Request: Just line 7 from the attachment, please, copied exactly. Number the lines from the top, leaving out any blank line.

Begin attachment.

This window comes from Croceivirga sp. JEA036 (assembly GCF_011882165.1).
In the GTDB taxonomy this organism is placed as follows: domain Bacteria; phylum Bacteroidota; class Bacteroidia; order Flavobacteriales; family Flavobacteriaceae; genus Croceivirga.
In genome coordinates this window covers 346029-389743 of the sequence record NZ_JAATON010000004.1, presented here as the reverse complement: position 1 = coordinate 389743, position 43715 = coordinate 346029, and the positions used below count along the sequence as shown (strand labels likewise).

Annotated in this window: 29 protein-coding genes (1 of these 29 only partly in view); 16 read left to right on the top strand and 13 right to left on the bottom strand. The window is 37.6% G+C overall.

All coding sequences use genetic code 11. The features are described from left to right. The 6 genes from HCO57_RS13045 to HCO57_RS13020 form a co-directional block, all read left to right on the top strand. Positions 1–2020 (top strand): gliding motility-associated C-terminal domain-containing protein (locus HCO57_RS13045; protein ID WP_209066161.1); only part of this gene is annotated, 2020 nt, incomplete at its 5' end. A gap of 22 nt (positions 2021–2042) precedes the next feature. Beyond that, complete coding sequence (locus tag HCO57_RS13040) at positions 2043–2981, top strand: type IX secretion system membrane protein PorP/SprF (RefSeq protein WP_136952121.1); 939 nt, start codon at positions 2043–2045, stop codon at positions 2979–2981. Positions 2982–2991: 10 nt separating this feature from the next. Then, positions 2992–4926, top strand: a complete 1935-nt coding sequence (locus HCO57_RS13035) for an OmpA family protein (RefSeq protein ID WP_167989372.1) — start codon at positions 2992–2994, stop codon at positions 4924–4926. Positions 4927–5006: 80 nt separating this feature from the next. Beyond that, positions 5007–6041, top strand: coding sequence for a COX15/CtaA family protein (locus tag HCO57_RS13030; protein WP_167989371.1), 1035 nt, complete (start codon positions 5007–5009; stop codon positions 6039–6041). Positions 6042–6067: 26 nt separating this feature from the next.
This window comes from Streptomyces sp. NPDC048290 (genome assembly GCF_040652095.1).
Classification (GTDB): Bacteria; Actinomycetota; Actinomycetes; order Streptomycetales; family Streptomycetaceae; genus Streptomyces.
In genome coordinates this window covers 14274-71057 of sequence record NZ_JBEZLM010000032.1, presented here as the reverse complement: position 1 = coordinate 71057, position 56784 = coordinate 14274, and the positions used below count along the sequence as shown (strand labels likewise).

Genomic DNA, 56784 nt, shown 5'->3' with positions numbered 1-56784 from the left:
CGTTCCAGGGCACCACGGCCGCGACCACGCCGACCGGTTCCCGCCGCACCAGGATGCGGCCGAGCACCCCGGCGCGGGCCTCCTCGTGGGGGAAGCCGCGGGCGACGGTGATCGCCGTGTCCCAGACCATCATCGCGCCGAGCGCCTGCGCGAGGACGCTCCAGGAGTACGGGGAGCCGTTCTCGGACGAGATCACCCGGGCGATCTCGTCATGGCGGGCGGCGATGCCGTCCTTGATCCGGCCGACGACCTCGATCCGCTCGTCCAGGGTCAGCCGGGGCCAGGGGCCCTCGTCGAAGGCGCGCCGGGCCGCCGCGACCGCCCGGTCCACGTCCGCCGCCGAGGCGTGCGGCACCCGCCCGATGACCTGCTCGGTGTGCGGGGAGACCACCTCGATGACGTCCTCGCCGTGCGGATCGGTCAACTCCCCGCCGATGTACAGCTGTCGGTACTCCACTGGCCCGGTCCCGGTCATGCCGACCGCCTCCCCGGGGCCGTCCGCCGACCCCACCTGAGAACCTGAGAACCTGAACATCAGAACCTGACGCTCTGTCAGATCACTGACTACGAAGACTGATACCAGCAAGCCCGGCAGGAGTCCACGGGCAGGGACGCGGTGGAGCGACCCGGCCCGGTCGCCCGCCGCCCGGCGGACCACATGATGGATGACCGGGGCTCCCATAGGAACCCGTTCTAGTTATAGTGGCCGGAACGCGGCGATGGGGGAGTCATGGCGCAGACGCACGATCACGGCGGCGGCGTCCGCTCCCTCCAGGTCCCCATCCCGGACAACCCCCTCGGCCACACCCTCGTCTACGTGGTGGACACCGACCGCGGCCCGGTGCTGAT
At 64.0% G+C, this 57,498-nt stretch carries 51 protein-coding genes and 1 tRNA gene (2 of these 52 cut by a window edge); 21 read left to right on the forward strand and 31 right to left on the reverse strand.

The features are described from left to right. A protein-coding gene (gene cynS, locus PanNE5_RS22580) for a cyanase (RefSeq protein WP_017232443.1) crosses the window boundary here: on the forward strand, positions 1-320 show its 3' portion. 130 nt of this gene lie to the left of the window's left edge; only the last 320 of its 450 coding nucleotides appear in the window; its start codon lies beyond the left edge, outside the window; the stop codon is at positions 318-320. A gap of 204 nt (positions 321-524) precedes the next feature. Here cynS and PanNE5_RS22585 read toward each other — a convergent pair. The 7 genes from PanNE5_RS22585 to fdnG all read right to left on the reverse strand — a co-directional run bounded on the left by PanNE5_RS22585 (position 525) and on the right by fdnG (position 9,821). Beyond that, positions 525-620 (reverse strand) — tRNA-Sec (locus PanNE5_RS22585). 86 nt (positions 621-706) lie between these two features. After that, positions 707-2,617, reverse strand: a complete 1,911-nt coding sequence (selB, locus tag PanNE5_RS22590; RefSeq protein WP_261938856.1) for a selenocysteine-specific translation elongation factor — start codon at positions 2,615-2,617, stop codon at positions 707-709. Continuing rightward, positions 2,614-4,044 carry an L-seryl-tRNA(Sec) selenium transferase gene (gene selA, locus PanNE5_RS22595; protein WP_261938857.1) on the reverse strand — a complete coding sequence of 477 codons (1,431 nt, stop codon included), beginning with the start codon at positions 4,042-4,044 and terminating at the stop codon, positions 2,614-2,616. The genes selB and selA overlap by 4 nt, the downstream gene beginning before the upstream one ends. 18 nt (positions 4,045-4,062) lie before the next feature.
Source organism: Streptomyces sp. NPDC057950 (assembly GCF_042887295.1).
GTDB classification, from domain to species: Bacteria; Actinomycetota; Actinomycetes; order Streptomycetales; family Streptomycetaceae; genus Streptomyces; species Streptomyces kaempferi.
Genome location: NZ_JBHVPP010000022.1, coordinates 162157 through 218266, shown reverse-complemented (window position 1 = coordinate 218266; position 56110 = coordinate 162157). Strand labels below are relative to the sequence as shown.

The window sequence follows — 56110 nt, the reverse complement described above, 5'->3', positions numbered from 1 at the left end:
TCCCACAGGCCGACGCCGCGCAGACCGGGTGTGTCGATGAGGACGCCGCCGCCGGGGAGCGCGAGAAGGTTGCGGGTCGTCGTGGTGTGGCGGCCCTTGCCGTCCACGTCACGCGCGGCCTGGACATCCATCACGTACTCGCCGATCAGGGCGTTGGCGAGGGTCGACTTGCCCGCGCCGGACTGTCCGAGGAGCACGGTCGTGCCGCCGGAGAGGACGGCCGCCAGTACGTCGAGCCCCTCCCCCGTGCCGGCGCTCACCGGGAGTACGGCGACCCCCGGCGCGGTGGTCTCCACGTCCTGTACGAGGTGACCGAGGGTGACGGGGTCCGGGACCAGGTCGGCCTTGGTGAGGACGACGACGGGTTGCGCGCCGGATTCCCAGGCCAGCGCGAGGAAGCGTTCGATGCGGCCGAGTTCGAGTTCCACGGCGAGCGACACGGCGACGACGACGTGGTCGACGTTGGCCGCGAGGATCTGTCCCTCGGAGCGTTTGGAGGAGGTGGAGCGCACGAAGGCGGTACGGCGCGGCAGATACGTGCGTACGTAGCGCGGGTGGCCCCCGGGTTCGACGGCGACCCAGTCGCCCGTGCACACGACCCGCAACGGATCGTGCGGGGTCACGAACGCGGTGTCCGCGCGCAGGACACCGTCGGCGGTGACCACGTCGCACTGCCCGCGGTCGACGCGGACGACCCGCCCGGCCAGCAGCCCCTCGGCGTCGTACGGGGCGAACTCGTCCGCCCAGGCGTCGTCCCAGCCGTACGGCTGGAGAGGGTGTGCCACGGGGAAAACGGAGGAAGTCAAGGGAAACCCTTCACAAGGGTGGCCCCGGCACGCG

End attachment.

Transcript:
Classification (GTDB): Bacteria; Actinomycetota; Actinomycetes; order Streptomycetales; family Streptomycetaceae; genus Streptomyces.